Radiation therapy for benign diseases: Patterns of care study in Germany

M. Heinrich Seegenschmiedt*, Alexander Katalinic, Hans Bruno Makoski, Wulf Haase, Günther Gademann, Eckhard Hassenstein

*Corresponding author for this work
59 Citations (Scopus)


Background: Radiotherapy of benign diseases is controversial and rarely applied in Anglo-American countries, whereas in other parts of the world it is commonly practiced for several benign disorders. Similar to a European survey, a patterns of care study was conducted in Germany.Method: Using a mailed questionnaire, radiation equipment, treatment indication, number of patients, and treatment concepts were assessed in 1994, 1995, and 1996 in 134 of 152 German institutions (88%): 22 in East and 112 in West Germany; 30 in university hospitals and 104 in community hospitals. Average numbers of each institution and of all institutions were analyzed for frequencies and ratios between regions and among institutions. Radiation treatment concepts were analyzed.Results: A mean of 2 (range 1-7) megavoltage and 1.4 (range 0-4) orthovoltage units were available per institution; 32 institutions (24%) had no orthovoltage equipment. A mean of 20,082 patients were treated annually: 456 (2%) for inflammatory diseases (221 hidradenitis, 78 local infection, 23 parotitis; 134 not specified) 12,600 (63%) for degenerative diseases (2711 peritendinitis humeroscapularis, 1555 epicondylitis humeri; 1382 plantar/dorsal heel spur; 2434 degenerative osteoarthritis; 4518 not specified); 927 (5%) for hyperproliferative diseases (146 Dupuytren's contracture, 382 keloids; 155 Peyronie's disease; 244 not specified); 1210 (6%) for functional disorders (853 Graves' orbitopathy; 357 not specified); and 4889 (24%) for other disorders (e.g., 3680 heterotopic ossification prophylaxis). In univariate analysis, there were geographic (West vs. East Germany) differences in using radiation therapy (RT) for inflammatory and degenerative disorders, and institutional differences (university versus community hospitals) in using RT for hyperproliferative and functional disorders (p < 0.05). The prescribed dose concepts were mostly in the low dose range, <10 Gy but varied widely and inconsistently within geographic regions and institutions.Conclusion: Radiation therapy is a well-accepted and frequently practiced treatment for several benign diseases in Germany; however, there are significant geographic and institutional differences. As the number of orthovoltage units decreases, an increasing patient load will demand more megavoltage units, which may compromise the cost-effectiveness of this treatment. Only 4% of all clinical institutions have been involved in controlled clinical trials. To maintain a high level of RT service to other disciplines, RT treatment guidelines, quality control, and continuing medical education are required. Copyright (C) 2000 Elsevier Science Inc.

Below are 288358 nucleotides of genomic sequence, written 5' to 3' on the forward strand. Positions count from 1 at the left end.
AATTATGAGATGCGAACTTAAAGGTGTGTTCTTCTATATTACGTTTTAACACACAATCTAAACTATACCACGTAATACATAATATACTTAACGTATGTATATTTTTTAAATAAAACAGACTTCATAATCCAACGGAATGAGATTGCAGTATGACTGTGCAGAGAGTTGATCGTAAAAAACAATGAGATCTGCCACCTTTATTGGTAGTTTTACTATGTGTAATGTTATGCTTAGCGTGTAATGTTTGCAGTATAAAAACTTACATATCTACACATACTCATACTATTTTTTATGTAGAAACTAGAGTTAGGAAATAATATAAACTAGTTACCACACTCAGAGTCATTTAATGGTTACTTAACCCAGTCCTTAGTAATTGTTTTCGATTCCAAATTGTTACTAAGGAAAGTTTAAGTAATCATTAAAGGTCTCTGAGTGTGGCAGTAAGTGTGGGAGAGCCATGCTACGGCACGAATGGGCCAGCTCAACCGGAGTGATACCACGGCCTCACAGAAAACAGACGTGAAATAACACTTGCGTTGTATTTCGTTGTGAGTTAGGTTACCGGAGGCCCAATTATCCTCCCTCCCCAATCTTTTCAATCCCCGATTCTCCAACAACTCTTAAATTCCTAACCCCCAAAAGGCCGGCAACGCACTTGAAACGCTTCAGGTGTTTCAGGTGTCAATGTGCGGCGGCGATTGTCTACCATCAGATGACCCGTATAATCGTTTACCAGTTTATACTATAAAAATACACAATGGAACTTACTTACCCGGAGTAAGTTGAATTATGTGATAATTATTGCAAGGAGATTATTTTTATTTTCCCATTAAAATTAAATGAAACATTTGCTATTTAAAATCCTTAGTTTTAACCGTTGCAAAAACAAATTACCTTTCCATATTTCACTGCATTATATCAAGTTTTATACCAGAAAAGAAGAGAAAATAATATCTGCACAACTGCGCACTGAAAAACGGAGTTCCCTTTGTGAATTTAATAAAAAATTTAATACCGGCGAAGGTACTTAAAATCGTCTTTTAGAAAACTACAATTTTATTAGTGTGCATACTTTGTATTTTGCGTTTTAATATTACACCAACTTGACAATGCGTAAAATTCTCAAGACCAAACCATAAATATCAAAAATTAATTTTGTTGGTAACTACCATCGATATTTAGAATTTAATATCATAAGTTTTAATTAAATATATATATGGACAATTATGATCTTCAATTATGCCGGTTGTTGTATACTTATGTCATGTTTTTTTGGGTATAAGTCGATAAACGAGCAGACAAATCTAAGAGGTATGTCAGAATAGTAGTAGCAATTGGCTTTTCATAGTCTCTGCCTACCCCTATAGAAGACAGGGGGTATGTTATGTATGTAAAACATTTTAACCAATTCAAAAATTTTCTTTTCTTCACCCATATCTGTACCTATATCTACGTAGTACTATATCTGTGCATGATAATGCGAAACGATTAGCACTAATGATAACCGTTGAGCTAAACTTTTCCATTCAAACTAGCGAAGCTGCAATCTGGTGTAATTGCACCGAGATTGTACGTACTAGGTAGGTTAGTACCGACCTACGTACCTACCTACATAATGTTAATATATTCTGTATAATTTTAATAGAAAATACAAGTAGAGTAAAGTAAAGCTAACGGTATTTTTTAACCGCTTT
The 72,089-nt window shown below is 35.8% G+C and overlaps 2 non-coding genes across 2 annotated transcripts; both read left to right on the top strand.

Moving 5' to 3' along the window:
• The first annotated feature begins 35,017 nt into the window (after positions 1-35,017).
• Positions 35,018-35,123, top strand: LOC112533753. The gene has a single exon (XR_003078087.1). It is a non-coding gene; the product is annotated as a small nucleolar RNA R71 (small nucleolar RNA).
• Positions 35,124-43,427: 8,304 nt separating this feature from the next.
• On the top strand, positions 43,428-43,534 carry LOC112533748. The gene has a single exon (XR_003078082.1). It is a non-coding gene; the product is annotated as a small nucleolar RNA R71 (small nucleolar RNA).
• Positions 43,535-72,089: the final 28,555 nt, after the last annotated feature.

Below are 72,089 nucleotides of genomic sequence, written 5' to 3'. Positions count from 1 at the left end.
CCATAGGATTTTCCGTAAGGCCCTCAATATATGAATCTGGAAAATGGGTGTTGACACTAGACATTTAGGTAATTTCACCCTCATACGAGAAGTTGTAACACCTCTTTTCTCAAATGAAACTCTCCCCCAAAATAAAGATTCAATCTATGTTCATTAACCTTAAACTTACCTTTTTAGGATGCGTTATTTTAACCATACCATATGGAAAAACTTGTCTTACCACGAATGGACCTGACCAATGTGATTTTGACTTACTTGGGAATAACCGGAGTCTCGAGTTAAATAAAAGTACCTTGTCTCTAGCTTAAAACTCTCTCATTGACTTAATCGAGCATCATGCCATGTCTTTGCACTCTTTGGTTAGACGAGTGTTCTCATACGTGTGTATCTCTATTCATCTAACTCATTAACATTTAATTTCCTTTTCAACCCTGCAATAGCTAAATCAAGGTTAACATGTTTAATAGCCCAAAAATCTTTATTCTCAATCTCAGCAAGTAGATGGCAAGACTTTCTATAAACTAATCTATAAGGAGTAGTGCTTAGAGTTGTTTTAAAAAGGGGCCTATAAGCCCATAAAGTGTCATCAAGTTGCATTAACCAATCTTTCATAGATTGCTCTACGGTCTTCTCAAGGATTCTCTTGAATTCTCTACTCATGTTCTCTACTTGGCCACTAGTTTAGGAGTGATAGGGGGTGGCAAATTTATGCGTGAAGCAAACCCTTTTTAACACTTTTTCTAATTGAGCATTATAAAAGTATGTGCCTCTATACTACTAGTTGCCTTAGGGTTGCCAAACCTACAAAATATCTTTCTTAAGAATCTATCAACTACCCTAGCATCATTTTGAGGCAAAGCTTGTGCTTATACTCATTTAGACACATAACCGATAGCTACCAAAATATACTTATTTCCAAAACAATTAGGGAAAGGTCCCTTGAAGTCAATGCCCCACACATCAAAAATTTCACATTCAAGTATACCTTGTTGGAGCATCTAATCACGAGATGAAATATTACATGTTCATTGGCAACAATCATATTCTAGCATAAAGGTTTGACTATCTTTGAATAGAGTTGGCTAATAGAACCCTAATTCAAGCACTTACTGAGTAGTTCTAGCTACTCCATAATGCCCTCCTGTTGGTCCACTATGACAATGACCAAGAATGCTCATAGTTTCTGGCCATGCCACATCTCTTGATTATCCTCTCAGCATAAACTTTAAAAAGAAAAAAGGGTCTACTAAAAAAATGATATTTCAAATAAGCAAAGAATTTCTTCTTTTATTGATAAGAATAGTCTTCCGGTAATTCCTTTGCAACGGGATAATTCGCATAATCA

Original languageEnglish
JournalInternational Journal of Radiation Oncology Biology Physics
Issue number1
Pages (from-to)195-202
Number of pages8
Publication statusPublished - 01.04.2000


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